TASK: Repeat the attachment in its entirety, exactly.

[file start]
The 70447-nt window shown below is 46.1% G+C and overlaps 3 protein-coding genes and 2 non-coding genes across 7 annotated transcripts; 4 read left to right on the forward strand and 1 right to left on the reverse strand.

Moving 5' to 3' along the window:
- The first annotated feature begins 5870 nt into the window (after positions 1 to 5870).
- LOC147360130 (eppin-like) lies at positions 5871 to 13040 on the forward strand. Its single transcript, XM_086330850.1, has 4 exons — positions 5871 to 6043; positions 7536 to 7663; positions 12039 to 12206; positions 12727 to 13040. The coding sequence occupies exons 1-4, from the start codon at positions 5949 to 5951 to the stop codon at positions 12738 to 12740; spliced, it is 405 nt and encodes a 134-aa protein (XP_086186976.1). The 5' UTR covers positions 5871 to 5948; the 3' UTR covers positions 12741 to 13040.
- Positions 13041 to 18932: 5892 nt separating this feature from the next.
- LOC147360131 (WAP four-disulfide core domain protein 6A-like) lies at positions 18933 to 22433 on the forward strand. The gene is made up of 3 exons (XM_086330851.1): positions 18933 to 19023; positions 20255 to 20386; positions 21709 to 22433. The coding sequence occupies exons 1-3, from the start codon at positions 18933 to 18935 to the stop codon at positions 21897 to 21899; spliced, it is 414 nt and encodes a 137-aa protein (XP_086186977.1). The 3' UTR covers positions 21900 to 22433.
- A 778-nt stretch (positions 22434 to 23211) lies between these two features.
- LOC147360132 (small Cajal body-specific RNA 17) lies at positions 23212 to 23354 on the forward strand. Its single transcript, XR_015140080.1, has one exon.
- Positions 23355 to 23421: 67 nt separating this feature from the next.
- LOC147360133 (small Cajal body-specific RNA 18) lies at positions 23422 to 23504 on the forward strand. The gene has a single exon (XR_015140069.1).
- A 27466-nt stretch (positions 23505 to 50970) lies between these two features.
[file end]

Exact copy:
The 70447-nt window shown below is 46.1% G+C and overlaps 3 protein-coding genes and 2 non-coding genes across 7 annotated transcripts; 4 read left to right on the forward strand and 1 right to left on the reverse strand.

Moving 5' to 3' along the window:
- The first annotated feature begins 5870 nt into the window (after positions 1 to 5870).
- LOC147360130 (eppin-like) lies at positions 5871 to 13040 on the forward strand. Its single transcript, XM_086330850.1, has 4 exons — positions 5871 to 6043; positions 7536 to 7663; positions 12039 to 12206; positions 12727 to 13040. The coding sequence occupies exons 1-4, from the start codon at positions 5949 to 5951 to the stop codon at positions 12738 to 12740; spliced, it is 405 nt and encodes a 134-aa protein (XP_086186976.1). The 5' UTR covers positions 5871 to 5948; the 3' UTR covers positions 12741 to 13040.
- Positions 13041 to 18932: 5892 nt separating this feature from the next.
- LOC147360131 (WAP four-disulfide core domain protein 6A-like) lies at positions 18933 to 22433 on the forward strand. The gene is made up of 3 exons (XM_086330851.1): positions 18933 to 19023; positions 20255 to 20386; positions 21709 to 22433. The coding sequence occupies exons 1-3, from the start codon at positions 18933 to 18935 to the stop codon at positions 21897 to 21899; spliced, it is 414 nt and encodes a 137-aa protein (XP_086186977.1). The 3' UTR covers positions 21900 to 22433.
- A 778-nt stretch (positions 22434 to 23211) lies between these two features.
- LOC147360132 (small Cajal body-specific RNA 17) lies at positions 23212 to 23354 on the forward strand. Its single transcript, XR_015140080.1, has one exon.
- Positions 23355 to 23421: 67 nt separating this feature from the next.
- LOC147360133 (small Cajal body-specific RNA 18) lies at positions 23422 to 23504 on the forward strand. The gene has a single exon (XR_015140069.1).
- A 27466-nt stretch (positions 23505 to 50970) lies between these two features.